On July 7, 2005, London residents flooded the sidewalks after a coordinated suicide bomb attack on the city’s public transportation during rush hour claimed the lives of 52 people and injured more than 700.
On the 10-year anniversary of the 7/7 bombings, in a show of unity and in remembrance of the victims, a coalition of organizations including Amnesty International U.K., Hope Not Hate, and the Islamic Society of Britain urged London residents to end their commute early and walk to work together.
Across the city, Londoners shared their walks on social media, using the hashtag #WalkTogether.
— Liz Gofton (@Lizzle89) July 7, 2015
— Amy Downes (@tractorgirlamy8) July 7, 2015
— Dreamines (@DreaminesDream) July 7, 2015
Beyond the ceremonial walk, U.K. political leaders showed their respects at commemorative events.
Prince William laid a wreath during a memorial ceremony in London’s Hyde Park.
Former British Prime Minister Tony Blair and his wife Cherie attended a commemorative service at St. Paul’s Cathedral in London.
Former Mayor of London Ken Livingstone attended, as well.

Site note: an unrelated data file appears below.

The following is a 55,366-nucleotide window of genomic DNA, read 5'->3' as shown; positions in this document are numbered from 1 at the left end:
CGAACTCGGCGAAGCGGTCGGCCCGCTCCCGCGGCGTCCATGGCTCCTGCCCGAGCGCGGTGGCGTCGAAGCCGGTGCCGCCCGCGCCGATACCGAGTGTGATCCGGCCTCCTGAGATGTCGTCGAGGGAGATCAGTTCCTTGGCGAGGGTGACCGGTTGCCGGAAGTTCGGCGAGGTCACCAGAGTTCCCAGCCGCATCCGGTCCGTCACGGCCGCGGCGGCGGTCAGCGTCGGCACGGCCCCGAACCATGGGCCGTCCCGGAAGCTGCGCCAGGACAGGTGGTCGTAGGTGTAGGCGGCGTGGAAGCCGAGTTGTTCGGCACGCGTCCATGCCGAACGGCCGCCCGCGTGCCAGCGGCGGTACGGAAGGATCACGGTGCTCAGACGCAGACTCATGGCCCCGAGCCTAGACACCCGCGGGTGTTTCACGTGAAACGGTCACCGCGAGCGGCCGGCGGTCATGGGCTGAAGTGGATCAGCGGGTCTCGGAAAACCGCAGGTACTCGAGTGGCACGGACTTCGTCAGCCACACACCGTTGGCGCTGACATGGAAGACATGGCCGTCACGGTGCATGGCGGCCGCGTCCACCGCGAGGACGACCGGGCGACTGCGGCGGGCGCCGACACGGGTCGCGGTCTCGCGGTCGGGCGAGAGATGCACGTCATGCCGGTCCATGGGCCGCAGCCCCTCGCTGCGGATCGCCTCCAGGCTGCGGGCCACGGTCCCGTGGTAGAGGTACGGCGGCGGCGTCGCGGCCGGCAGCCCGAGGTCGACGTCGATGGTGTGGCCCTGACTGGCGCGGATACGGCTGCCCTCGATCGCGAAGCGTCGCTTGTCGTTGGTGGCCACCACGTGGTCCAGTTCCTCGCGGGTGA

The day before the memorial, U.K. faith leaders joined survivors of the 7/7 attacks for another unity walk.
Gill Hicks, one of the survivors, urged open communication as a path to peace.
“I believe in the power and brilliance of humanity, Hicks said in a press release, according to the Sydney Morning Herald. “My life was saved by strangers, people who never gave up, people who risked their own lives to save mine. To them, I was a precious human life—my rescue wasn’t dependent on my faith, my colour, my gender or wealth.”
“Walking Together allows us the time and space to talk, to share and to know the ‘other,'” she continued. “Our unity can offer the strength to not only deter anyone from following the path of violent extremism, but to also build a sustainable peace.”
(Photos via Getty Images)